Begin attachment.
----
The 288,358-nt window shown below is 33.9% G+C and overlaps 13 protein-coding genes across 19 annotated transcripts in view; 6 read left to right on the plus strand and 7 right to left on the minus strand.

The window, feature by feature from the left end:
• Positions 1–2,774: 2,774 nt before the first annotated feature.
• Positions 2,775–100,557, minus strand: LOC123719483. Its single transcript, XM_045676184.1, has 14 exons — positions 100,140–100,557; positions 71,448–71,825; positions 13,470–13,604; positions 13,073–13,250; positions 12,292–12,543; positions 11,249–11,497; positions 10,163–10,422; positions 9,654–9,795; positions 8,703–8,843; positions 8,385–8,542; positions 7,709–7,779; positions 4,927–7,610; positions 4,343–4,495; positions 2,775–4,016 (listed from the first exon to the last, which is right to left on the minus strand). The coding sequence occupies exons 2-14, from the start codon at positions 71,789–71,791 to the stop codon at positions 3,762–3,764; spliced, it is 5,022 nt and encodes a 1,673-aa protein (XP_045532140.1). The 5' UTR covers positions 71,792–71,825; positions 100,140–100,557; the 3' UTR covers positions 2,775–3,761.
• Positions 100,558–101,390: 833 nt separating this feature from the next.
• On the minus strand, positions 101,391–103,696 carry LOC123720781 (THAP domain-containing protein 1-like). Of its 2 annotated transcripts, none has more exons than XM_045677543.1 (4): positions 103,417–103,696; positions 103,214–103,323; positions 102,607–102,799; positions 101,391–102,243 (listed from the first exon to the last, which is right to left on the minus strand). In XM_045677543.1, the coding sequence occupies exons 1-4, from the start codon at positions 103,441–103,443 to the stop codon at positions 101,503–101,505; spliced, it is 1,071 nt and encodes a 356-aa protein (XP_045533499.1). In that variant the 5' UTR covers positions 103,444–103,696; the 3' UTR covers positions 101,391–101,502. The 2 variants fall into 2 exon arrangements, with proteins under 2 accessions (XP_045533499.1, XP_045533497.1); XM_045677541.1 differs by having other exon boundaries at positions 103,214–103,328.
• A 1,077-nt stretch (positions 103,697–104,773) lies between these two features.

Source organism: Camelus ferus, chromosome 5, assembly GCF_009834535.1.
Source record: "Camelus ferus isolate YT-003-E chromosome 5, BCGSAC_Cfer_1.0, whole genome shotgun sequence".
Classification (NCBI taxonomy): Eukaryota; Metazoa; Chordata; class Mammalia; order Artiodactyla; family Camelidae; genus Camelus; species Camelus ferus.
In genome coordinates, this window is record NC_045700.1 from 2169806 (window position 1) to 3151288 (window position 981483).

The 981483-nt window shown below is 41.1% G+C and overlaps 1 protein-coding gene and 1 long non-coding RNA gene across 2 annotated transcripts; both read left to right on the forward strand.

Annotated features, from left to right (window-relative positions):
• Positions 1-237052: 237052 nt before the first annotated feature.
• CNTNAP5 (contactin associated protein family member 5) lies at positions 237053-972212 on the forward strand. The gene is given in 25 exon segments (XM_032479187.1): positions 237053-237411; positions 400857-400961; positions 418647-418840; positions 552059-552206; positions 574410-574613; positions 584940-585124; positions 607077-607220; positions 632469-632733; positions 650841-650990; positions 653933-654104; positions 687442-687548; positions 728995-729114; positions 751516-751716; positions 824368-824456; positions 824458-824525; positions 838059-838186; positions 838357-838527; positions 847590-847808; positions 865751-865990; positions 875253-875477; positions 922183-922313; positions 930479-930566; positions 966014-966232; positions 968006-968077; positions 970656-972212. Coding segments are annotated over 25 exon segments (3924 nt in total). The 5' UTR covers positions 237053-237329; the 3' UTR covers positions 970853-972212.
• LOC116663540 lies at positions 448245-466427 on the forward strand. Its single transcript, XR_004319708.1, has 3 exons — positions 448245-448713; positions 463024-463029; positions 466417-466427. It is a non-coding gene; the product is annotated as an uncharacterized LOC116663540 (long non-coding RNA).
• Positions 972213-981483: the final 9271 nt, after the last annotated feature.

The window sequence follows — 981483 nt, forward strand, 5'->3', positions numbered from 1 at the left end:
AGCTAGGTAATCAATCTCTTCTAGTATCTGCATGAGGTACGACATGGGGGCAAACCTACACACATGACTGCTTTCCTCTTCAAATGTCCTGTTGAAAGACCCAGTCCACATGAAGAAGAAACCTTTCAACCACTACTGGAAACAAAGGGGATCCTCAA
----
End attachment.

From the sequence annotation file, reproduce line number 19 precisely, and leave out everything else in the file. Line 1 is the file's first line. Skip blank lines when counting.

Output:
AGCTAGGTAATCAATCTCTTCTAGTATCTGCATGAGGTACGACATGGGGGCAAACCTACACACATGACTGCTTTCCTCTTCAAATGTCCTGTTGAAAGACCCAGTCCACATGAAGAAGAAACCTTTCAACCACTACTGGAAACAAAGGGGATCCTCAA